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Anti-sex trafficking bill clears hurdles in the Senate
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Bipartisan legislation to combat sex trafficking in the U.S. helps make sure minors sold for sex arent prosecuted as defendants, but are instead treated as victims. - photo by Lane Anderson
After weeks of difficult deliberations, the Senate on Tuesday reached an agreement on a bill that would provide support for sex trafficking victims in the U.S., including social services and job placement programs, and would help law enforcement crack down on criminal traffickers.

The Stop Exploitation Through Trafficking (SETT) Act includes a "safe harbor" provision that helps ensure that minors who are sold for sex aren't prosecuted as defendants or "prostitutes," but are instead treated as victims. Safe harbor laws steer child victims toward child protective services rather than arrest and prosecution. The bill encourages states, through federal grant programs, to pass safe harbor laws.

It also allows victims to participate in the Job Corps program to help get them back on their feet, making them eligible for current job training and skills programs to help them find employment.

The bill, originally a bipartisan effort, would provide much-needed help to victims and bring the U.S. closer to recognized international anti-trafficking policies, but the intended purpose of the bill has been overshadowed by political haggling in recent weeks. The act hit snags when it became caught in a broader stalemate in the Senate over a provision that would ban criminal fines put into a victim fund from being used to pay for abortions. The impasse also stalled the nomination of Attorney General nominee Loretta Lynch.

A deal between Senate Democrats and Republicans creates two different streams of revenue for trafficking victims, one made up of fines from convicted traffickers to cover victims' legal fees and aid, while money already approved for community health centers covers medical costs.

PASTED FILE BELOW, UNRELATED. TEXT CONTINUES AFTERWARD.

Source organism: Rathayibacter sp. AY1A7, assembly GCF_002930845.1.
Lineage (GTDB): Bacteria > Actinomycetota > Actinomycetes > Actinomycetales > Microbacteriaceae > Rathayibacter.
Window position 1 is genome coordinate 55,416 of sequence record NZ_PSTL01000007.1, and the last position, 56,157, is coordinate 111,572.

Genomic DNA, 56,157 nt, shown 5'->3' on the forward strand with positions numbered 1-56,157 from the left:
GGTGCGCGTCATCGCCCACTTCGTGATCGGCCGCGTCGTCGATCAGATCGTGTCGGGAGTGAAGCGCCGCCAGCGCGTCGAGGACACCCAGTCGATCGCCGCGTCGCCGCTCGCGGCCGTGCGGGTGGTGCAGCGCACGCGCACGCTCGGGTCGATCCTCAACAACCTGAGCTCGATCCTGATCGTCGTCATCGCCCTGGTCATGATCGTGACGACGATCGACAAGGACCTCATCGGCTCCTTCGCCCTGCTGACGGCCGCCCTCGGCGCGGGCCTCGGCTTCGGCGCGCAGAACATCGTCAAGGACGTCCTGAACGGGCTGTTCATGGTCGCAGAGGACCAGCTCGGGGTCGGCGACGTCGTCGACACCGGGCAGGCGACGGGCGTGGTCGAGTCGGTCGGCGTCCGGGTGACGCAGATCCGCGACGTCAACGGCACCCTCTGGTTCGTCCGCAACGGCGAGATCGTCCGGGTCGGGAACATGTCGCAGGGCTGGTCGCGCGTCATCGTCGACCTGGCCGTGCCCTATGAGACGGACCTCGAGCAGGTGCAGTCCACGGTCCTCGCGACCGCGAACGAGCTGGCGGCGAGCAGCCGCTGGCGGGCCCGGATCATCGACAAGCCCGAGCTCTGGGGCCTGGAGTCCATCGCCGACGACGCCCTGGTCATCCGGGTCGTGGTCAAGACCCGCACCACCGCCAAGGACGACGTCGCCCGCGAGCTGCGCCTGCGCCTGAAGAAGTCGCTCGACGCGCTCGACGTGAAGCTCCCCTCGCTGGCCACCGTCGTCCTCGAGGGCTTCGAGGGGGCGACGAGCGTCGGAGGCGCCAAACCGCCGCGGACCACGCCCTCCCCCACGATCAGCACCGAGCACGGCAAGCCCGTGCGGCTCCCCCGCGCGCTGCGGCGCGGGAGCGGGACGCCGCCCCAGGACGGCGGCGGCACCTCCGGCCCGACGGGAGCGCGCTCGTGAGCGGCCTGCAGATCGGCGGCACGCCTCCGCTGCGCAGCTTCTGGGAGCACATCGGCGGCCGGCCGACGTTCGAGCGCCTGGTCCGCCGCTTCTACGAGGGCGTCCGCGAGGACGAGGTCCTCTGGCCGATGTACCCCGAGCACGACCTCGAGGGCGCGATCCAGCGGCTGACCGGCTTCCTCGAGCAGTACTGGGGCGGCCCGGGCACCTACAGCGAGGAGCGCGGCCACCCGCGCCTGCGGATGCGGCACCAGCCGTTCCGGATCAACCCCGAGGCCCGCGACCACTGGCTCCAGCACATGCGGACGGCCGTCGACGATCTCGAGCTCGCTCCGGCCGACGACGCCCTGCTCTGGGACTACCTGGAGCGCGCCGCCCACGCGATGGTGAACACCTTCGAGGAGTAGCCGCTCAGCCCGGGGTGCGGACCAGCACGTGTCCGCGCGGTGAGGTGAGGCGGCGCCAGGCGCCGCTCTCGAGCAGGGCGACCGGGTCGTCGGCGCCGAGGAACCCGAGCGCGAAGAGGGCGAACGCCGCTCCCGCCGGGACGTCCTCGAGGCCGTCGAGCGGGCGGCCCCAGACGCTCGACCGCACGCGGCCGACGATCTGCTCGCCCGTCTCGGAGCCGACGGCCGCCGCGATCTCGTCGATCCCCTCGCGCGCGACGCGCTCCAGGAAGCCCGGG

"Im thrilled we were finally able to come together to break the impasse over this vital legislation, and I look forward to swift passage in the Senate so we can ensure victims of human trafficking receive the resources they need to restore their lives, Sen. John Cornyn, R-Texas, a co-author of the Bill, said in a statement, according to Dallas Morning News.

Data from anti-trafficking group Polaris showed that last year 5,167 cases of human trafficking were reported in the U.S. to the National Human Trafficking Resource Center and Polaris, a 26 percent increase from the previous year.

"This new data provided fresh evidence that human trafficking is not just a problem plaguing countries half a world away its happening in our own backyard," Sen. Amy Klobucher, D-Minnesota, a co-author of the bill and longtime anti-trafficking advocate, said in a statement.

Klobucher also said the legislation would help law enforcement "crack down on the criminals who perpetrate these heinous crimes," by coordinating efforts between federal and local agencies to investigate and prevent trafficking.

We need to do more to ensure that victims of sex trafficking are supported, not thrown behind bars."